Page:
￼Foroohar is an assistant managing editor at TIME and the magazine's economics columnist. She's the author of Makers and Takers: The Rise of Finance and the Fall of American Business.
You know something is deeply wrong in our market system when a company like Microsoft, which has $100 billion in cash sitting in bank accounts (much of it offshore), decides it needs to borrow billions to fund its acquisition of the social networking platform LinkedIn.
The deal highlights one crucial way in which our market system is no longer serving the real economy. Why would a cash-rich firm like Microsoft go into debt and cause ratings agency Moody's to put it on a possible downgrade list? Because it will save around $9 billion in U.S. taxes by doing so. Debt is tax deductible, and borrowing will save Microsoft money relative to bringing overseas cash back home and paying the U.S. corporate tax rate on it.
There are so many dysfunctional things here, it's hard to know where to begin. As I've often written, I find it rich that tech companies in particular try to avoid paying their fare share of U.S. taxes, given that the federal government funded so many of the things that make them wealthy. But an even bigger issue is the way in which our tax system rewards debt over equity. Super-low interest rates make it cheap for companies to borrow. (Low rates are themselves a reaction to the financial crisis, and unlikely to rise much very soon given that the economy is still so weak. Watch this week's Fed meeting for more.) Then, our tax code makes it easy for firms to write that debt off their tax burden. Jason Furman, the head of the National Economic Council, has estimated that the many ways in which companies can tax advantage of tax-subsidized debt loopholes make corporate debt about 42% cheaper than corporate equity.
Microsoft certainly isn't alone in taking advantage of this phenomenon. U.S. companies have issued a record amount of debt in recent years, even as they also have record cash hoards. Take Apple, one of the most successful firms over the past 50 years. Apple has around $200 billion sitting in the bank, yet it has borrowed billions of dollars cheaply over the past several years to pay back investors via stock buybacks and dividends in order to bolster its share price (because the underlying corporate growth story hasn't done that on its own). All that financial engineering helped temporarily boost the California firm's share price. But it didn't stop activist investor Carl Icahn, who had manically advocated for borrowing and buybacks, from dumping the stock the minute revenue growth took a turn for the worse in late April. Financial engineering isn't the same as the real kind.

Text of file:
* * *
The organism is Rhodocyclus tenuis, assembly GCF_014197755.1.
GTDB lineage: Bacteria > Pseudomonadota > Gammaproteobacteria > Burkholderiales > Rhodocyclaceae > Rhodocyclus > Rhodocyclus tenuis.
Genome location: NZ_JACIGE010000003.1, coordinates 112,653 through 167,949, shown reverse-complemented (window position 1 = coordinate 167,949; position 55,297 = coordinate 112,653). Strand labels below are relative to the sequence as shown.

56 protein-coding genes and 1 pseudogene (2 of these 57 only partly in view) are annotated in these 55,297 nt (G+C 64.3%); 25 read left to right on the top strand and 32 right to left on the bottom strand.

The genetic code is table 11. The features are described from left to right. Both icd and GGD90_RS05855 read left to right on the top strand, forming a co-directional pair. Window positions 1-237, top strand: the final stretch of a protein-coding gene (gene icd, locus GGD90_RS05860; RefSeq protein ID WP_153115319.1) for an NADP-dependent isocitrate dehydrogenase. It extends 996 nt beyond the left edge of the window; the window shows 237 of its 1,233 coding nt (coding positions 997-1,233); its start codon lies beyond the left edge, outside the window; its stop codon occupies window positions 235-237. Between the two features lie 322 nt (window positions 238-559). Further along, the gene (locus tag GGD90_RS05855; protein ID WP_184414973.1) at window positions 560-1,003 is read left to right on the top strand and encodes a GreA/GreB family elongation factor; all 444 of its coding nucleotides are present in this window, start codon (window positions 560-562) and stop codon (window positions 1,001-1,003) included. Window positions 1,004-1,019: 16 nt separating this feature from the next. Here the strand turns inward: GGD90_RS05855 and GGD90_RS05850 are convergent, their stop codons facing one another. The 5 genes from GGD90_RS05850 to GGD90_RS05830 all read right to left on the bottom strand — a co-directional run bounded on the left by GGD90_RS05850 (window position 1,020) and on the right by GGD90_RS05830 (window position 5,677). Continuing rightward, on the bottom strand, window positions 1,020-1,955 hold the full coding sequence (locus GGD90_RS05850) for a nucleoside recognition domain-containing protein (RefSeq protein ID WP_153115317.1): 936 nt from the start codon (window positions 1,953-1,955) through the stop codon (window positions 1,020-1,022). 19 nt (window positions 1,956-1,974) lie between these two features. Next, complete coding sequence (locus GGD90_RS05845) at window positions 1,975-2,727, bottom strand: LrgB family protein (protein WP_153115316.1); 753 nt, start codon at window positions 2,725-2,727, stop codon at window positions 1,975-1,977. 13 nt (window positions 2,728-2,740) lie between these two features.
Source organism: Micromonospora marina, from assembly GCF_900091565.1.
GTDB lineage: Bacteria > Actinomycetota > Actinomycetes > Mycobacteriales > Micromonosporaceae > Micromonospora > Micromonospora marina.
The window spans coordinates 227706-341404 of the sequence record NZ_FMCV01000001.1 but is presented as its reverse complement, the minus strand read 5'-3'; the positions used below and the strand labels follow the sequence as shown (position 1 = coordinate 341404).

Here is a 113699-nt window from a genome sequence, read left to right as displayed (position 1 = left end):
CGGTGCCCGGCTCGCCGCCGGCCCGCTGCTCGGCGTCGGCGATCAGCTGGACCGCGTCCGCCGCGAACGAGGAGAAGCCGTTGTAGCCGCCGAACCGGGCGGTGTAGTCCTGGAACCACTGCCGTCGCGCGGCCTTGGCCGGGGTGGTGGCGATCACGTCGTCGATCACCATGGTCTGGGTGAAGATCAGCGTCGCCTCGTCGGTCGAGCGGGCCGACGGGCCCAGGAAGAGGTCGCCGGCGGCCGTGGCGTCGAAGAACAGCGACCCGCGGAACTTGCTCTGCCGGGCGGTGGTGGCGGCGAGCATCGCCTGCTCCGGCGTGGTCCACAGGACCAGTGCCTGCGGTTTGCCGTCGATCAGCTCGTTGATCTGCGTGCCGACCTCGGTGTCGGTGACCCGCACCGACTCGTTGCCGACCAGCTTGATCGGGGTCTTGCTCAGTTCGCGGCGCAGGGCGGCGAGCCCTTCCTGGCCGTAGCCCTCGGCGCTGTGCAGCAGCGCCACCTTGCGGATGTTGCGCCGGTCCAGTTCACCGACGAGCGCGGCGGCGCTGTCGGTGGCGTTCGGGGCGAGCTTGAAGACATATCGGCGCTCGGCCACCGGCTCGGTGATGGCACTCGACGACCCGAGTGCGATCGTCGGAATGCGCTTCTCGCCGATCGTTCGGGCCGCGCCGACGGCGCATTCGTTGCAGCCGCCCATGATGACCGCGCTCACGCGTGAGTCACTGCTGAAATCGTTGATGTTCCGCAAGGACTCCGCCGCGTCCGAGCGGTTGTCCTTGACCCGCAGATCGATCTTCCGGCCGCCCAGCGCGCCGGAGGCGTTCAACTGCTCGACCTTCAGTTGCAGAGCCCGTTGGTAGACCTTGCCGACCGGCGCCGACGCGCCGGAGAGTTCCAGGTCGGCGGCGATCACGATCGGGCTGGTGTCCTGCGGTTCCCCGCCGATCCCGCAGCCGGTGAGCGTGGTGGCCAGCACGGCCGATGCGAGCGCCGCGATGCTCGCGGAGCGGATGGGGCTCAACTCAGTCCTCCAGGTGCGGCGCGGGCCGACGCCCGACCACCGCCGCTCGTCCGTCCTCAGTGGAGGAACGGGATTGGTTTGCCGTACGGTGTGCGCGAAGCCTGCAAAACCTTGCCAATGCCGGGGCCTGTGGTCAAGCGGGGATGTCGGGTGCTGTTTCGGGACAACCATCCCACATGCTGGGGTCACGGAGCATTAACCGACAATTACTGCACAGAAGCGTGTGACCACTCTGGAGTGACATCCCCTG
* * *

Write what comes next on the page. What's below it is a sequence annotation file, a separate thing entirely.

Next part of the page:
It is perhaps the ultimate irony that large, rich companies like Microsoft and Apple are most involved with financial markets at times when they don't need any financing. Top-tier U.S. businesses have never enjoyed greater financial resources. They have a record $2 trillion in cash on their balance sheets—enough money combined to make them the 10th largest economy in the world. Yet in the bizarre order that our market system has created, they are also taking on record amounts of debt to buy back their own stock, creating what may be the next debt bubble to burst. The next President should address this before we brew up another financial crisis.
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